stats on coronavirus

For many that may be wondering: what exactly is the coronavirus? The coronavirus is a term coined to describe a family of existing viruses that cause harm to both humans and animals. But why do you see news headlines refer to it as Covid-19? Well, Covid-19 is a highly infectious respiratory illness caused by the recent discovery of a novel coronavirus strain named SARS-CoV-2.

Where Did it Originate From?

The initial outbreak of the virus originated in Wuhan, the capital city of the Hubei province in mainland China. On December 31, 2019, Chinese authorities reported the outbreak to the World Health Organization although early cases of the disease might have occurred early in December.

coronavirus molecular level

So far there have been many rumors regarding the origins of the virus and how it came to be. The most likely origins backed by current scientific research seem to suggest the virus evolved and jumped from an animal species to humans. Scientists speculate that species might have been either bats or pangolins.

With SARS-Cov-2 being structurally similar to the bat and pangolin coronaviruses, the question seems to be on how it jumped from animals to humans in the first place. It is possible the virus jumped from the species of origin to an intermediate species, then finally to humans.

What Are The Symptoms?

Before the onset of symptoms, an individual will first undergo an incubation period. The incubation period is defined as the time between when one becomes infected and when someone exhibits symptoms. For Covid-19, the incubation period can range from 1 to 14 days. An accurate and precise time frame will be created as more data is compiled from future research.

Here are the main symptoms you should be on the lookout for with regard to Covid-19:

  • Dry Cough
  • Fever
  • Shortness of breath

It is important to note that symptoms will vary from patient to patient. Some of the symptoms that patients may experience can include diarrhea, sore throat, runny nose, and nasal congestion. Currently, with the number of cases rising, 80% of patients tend to experience mild symptoms. Another 15% experience severe respiratory problems with the remaining 5% ending up in critical condition (respiratory failure, organ failure, etc.)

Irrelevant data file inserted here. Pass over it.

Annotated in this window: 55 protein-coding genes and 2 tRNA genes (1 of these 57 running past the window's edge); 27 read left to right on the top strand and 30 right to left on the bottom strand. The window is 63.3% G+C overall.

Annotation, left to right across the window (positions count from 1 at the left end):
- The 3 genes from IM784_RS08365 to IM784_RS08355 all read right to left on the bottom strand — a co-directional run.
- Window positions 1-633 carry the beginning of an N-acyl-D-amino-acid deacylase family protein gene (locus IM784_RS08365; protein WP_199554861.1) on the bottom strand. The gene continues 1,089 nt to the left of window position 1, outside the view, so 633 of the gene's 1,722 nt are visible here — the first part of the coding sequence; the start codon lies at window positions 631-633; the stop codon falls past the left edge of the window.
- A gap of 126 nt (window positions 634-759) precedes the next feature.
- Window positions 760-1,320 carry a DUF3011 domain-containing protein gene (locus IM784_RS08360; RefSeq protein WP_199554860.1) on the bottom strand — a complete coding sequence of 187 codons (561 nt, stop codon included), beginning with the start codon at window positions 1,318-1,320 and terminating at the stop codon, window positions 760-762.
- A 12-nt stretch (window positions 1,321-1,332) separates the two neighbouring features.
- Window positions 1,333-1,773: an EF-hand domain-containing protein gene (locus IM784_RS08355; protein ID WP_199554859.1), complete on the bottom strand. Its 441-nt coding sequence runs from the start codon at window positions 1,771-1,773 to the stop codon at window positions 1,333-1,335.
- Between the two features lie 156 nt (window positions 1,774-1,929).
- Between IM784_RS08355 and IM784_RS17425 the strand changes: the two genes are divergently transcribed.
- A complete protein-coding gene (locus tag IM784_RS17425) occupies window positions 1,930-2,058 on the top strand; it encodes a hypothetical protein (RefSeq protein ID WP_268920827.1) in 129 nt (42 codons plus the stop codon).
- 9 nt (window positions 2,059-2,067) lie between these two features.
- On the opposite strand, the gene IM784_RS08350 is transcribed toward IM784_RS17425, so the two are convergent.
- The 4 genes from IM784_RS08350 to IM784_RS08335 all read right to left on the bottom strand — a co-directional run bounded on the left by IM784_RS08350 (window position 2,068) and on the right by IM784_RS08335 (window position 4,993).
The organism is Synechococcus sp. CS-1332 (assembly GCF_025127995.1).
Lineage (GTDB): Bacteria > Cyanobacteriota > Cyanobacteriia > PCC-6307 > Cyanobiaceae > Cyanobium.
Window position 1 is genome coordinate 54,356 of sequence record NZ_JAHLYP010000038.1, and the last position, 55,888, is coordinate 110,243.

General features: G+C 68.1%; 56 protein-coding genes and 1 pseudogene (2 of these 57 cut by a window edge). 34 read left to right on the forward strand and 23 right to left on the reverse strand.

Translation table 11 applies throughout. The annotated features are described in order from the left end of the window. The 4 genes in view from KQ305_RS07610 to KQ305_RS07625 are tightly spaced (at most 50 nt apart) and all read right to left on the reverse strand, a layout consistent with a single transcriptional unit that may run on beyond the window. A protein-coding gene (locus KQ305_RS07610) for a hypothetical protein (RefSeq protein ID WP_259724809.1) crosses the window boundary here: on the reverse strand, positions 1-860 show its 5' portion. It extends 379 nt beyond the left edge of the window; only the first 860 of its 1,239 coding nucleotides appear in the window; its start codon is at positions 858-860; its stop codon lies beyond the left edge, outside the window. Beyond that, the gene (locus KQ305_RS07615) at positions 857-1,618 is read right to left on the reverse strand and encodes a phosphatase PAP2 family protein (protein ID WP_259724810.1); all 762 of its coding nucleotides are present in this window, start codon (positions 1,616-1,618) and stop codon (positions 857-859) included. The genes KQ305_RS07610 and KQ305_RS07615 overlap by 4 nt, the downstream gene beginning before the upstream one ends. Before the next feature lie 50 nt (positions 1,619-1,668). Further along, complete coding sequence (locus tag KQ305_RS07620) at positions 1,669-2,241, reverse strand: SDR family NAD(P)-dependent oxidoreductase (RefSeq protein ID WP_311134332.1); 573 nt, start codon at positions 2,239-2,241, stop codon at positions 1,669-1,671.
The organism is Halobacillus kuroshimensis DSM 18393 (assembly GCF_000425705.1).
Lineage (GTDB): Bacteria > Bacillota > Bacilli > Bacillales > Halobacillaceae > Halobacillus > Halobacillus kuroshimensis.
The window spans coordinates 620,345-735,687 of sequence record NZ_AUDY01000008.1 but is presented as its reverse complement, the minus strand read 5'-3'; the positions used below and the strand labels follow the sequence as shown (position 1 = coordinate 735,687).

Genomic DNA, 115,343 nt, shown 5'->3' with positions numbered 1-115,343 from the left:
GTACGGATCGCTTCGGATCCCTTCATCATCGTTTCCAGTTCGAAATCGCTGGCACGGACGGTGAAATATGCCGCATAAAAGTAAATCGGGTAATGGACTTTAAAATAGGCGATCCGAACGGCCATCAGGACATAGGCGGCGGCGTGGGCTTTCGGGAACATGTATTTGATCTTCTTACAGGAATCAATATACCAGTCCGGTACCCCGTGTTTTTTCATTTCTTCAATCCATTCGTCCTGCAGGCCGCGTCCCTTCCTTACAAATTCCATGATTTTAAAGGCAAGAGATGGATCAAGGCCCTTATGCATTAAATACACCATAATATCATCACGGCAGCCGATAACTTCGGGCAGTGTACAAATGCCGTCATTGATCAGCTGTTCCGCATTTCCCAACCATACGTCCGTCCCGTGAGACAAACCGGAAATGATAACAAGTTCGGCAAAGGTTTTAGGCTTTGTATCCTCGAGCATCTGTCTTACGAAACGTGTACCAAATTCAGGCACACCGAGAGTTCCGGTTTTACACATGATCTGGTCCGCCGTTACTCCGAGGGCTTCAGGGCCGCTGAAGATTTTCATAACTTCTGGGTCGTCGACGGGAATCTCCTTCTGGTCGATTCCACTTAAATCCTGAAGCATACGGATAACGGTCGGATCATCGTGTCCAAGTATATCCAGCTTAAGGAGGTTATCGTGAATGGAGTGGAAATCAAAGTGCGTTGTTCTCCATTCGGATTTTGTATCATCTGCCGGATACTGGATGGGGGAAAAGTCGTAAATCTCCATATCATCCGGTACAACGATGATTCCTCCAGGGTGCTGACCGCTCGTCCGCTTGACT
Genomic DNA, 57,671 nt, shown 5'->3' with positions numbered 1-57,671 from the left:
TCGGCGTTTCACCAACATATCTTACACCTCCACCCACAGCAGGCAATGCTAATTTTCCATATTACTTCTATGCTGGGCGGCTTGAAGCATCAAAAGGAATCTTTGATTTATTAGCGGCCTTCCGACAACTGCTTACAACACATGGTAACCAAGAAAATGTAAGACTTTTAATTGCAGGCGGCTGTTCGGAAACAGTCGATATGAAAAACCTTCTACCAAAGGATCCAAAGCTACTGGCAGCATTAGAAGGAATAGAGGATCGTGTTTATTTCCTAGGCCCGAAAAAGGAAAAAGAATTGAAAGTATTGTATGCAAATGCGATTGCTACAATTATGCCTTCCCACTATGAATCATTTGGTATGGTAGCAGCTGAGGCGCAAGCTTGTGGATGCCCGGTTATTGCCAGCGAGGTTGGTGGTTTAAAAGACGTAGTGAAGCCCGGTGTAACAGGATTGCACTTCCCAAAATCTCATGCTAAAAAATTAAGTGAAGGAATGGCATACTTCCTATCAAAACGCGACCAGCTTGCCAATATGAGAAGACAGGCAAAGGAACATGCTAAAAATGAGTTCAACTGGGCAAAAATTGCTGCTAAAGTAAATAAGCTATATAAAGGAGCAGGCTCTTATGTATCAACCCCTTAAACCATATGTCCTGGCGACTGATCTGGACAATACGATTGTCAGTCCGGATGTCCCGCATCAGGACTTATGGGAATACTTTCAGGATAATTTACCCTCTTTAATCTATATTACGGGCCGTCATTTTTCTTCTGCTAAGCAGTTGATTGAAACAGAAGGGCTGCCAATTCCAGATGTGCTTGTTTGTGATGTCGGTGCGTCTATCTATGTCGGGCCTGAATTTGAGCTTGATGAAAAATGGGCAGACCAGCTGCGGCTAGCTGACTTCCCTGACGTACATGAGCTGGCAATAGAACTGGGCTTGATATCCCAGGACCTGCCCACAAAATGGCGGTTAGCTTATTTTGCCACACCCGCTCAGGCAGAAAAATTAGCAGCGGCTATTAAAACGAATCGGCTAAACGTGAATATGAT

various symptoms of coronavirus

Source: Al-Jazeera Image

How Does it Compare to Other Illnesses?

Symptoms of Covid-19 can be confused with those of other illnesses or conditions spreading around this time of year such as the common cold, influenza, or allergies. While some symptoms may be similar, there are specific symptoms that differentiate one condition from the other.

chart comparing the symptoms of coronavirus, common cold, allergies, and influenza

Source: sea.mashable

For instance, a key distinction between Covid-19 and the other underlying conditions is the difficulty in breathing that develops in the patient. While this seems to be one of the ways of identifying Covid-19, you should make reference to the symptoms stated above and get tested if you are experiencing any of these symptoms.

So how does it compare to MERS and SARS? Covid-19 is a highly infectious disease that propagates easier in comparison to both MERS and SARS. All of these diseases form part of the coronavirus family and cause similar respiratory issues. However, in contrast to the infection rate, the mortality rate for Covid-19 is far less. Even with fewer cases, MERS and SARS have high potential to cause death which would lead to lesser recovery rates than Covid-19.

chart of historical comparison of viral epidemics

Source: Mutual of America

How Will Covid-19 Affect Us?

There have been studies conducted on Covid-19 that provide an insight into which demographics are more likely to be affected by the virus. With research still ongoing and many more cases to assess across the globe, scientists have been able to catalog the number of cases, infection, mortality, and recovery rates of Covid-19.